Economists are “surprised” that American economy is doing so poorly.
I think the best way to read economic news is to put some words in quotation marks, implying sarcasm. Our economists operate on the premise that they want to boost consumer confidence because that will boost the economy. So their automatic default is to be wildly optimistic whenever possible. This means that, when they are finally forced to reverse themselves and admit to how horrible the economy is doing, they must always claim to be surprised.
So I would alter the Bloomberg headline like this: “‘Surprise’: U.S. Economic Data Have Been the World’s Most ‘Disappointing.’”
It’s not only the just-released University of Michigan consumer confidence report and February retail sales on Thursday that “surprised” economists and investors with another dose of underwhelming news. Overall, U.S. economic data have been falling short of prognosticators’ “expectations” by the most in six years.
The Bloomberg ECO U.S. “Surprise Index,” which measures whether data beat or miss forecasts, fell to the lowest since 2009, when the nation was in the deepest recession since the Great Depression.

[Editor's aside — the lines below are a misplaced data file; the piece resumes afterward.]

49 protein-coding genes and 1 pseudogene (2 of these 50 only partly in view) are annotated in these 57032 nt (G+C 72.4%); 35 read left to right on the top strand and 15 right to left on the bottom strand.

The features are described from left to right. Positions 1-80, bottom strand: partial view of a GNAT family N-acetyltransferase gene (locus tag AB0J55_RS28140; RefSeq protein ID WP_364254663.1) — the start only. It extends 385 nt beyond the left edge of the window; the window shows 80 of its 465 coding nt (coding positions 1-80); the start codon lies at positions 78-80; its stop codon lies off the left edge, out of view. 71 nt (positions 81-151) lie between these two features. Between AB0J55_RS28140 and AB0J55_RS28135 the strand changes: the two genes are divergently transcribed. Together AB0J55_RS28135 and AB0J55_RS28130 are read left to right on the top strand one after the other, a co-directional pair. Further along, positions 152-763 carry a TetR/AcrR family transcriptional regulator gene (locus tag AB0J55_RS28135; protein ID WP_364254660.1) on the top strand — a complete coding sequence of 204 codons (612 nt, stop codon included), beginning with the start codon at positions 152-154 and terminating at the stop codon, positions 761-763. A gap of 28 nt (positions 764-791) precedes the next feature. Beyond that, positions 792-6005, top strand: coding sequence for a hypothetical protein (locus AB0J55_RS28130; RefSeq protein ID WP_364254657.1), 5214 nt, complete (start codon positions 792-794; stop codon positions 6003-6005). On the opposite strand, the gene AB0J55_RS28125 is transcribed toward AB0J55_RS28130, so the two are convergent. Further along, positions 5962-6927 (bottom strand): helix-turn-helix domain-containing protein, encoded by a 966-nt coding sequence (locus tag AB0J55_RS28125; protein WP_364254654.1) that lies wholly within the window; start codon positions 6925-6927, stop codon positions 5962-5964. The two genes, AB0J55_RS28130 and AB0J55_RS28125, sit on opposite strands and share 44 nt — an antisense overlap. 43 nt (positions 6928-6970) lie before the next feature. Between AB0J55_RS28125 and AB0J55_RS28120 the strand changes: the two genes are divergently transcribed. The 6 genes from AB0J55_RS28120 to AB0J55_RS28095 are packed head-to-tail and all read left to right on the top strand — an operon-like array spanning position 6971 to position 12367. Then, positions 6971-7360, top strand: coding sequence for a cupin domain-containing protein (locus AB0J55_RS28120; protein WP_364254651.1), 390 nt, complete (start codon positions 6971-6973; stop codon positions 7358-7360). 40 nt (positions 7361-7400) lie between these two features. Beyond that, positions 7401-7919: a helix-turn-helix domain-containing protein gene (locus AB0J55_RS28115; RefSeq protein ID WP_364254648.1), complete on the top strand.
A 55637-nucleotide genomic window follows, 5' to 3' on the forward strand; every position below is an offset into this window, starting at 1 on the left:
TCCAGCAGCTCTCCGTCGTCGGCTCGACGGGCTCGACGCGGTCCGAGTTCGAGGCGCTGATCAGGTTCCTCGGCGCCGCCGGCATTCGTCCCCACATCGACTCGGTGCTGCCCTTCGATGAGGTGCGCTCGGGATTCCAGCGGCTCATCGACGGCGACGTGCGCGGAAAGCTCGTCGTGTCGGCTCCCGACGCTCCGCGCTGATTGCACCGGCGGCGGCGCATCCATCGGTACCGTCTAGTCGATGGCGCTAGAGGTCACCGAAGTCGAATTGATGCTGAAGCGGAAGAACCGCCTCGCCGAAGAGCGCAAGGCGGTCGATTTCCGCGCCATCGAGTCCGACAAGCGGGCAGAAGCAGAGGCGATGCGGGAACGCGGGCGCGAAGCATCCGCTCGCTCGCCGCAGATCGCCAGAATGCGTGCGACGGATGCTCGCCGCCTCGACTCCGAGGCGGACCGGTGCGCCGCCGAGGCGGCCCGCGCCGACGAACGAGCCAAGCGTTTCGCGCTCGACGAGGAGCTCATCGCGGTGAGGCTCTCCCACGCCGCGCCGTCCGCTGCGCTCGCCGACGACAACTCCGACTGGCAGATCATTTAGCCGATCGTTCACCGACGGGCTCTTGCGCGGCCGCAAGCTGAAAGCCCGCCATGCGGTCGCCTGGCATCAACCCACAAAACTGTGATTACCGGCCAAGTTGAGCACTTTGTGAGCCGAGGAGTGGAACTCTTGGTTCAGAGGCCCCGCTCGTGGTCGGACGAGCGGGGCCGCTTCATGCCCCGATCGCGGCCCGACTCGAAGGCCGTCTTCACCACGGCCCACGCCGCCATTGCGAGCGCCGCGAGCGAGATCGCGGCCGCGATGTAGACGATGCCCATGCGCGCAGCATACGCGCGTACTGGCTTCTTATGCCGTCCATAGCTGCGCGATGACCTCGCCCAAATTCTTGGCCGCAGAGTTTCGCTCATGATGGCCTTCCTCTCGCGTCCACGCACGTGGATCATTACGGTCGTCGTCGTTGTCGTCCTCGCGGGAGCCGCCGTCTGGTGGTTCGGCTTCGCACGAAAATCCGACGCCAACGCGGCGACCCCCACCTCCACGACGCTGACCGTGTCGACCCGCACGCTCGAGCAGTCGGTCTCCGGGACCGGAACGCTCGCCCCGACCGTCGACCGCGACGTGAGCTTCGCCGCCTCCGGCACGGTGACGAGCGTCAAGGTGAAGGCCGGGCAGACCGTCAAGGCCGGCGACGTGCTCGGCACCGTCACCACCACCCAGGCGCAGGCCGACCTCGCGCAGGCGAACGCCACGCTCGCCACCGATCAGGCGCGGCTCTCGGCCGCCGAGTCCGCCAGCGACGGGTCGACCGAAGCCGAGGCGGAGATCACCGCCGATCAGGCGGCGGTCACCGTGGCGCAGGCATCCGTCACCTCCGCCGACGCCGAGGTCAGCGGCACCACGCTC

Basically, the people making predictions about the economy are always trying to “stimulate” it for political reasons or because their job is to sell financial investments. Any time you tell people that the economy stinks you are encouraging people to withdraw from the market. If they withdraw from the market, they end up hurting the economy. So their habit is to always try to say that the economy is doing great.
Until it’s not and the damage can no longer be hidden. Then they are suddenly “surprised.”
And they encourage you to always believe that they have complete mastery over the economy. They are the best and brightest. Then, when they have to admit the economy is bad, and claim to be surprised, they always insist that no one could have foreseen the problems. Everyone who matters was taken by surprise.
This month alone, personal income and spending, manufacturing as measured by the Institute for Supply Management, auto sales, factory orders, and retail sales have all come in a bit weak.
Citigroup keeps economic surprise indexes for the world, and its scoreboard shows the U.S. is most disappointing relative to consensus forecasts, with Latin America and Canada next, as of March 12.
There is also another kind of surprise. The one thing we kept hearing about was how many people would be hurt economically by falling fuel and energy prices.
Emerging markets were supposed to be hurt by falling oil prices but are now delivering positive surprises.
Well, what do you know?! Even economies that were largely based on oil revenue are still benefiting from cheap energy. Even though their major industry is suffering other industries are picking up the slack—a benefit of cheap oil.
The lesson here though is that, if you don’t want to be surprised by bad economic news, don’t listen to mainstream economists.